Why bother cutting tax rates and closing loopholes if the end result is the same?
Seems like the process goes something like this:
So last year, your tax rate was x amount of dollars.
Congratulations, you're getting a 20% tax cut!
But we're getting rid of the mortgage interest deduction
and whatever other deductions you used to take.
Um, okay? So how much am I going to owe this year?
Hmm, let's see. . . . carry the one. . . divide by . . . aha!
This year your tax bill will be x-amount of daollars!
But that's exactly the same!
It's pronounced "revenue neutral."
Maybe Ryan can explain this better:
How much would it cost?" Wallace wondered. "The cut in tax rates.""It's revenue neutral... Lower all Americans' tax rates by 20 percent," Ryan replied.
"Right, how much will it cost?" Wallace pressed. "It's not revenue neutral unless you take away the deductions."
"I won't get into a baseline argument with you because that's what a lot of this is about," Ryan explained. "We're saying, limited deductions so you can lower tax rates for everybody.
But let me say it this way, you can lower tax rates by 20 percent across the board by closing loopholes and still have preferences for the middle class for things like charitable deductions, for home purchases, for health care. So what we're saying is, people are going to get lower tax rates."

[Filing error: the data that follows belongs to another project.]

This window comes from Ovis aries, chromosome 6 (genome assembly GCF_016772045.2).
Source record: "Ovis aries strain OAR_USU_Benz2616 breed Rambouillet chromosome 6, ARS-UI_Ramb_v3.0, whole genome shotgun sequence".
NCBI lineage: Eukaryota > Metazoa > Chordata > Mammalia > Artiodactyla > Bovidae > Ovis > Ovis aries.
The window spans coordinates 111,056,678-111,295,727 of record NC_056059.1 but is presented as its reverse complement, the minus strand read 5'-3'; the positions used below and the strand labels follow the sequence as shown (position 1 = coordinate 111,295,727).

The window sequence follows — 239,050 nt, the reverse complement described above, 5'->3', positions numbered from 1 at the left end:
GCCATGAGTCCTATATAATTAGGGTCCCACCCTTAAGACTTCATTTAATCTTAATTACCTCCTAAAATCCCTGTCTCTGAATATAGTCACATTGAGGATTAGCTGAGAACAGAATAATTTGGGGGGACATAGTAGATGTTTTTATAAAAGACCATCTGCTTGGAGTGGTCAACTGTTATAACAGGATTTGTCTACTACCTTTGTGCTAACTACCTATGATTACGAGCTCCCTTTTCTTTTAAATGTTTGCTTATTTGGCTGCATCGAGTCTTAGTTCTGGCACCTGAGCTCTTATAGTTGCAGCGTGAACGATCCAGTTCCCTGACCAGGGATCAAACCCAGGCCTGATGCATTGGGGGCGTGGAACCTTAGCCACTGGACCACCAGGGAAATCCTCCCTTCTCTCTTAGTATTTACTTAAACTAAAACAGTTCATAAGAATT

So, besides the fact that he's completely full of shit, that there is no way that a 20% across-the-board tax cut can be revenue neutral, especially if you're preserving deductions for home purchases, charitable contributions, health care, etc, even if that were somehow magically true by the power of wishing really hard, what's the point? If the revenue is going to be the same, if, in other words, taxpayers are going to be paying the same, then why bother? And I haven't heard anyone in the media asking that question, so maybe it's just me that doesn't get it. But I kinda doubt it.